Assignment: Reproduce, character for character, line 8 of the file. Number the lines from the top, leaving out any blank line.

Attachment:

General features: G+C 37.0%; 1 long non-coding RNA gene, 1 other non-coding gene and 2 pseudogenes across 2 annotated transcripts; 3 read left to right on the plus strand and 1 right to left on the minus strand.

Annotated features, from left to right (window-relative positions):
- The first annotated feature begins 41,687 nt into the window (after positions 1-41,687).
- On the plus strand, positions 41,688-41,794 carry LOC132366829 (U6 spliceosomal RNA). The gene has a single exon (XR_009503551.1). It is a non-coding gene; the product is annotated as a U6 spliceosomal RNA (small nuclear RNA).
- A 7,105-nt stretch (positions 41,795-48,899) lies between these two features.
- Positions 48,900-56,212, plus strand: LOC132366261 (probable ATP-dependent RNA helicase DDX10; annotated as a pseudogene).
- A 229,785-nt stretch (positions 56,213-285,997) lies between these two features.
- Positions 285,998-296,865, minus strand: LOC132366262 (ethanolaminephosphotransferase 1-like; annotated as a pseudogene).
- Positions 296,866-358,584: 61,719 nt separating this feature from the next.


- Positions 285,998-296,865, minus strand: LOC132366262 (ethanolaminephosphotransferase 1-like; annotated as a pseudogene).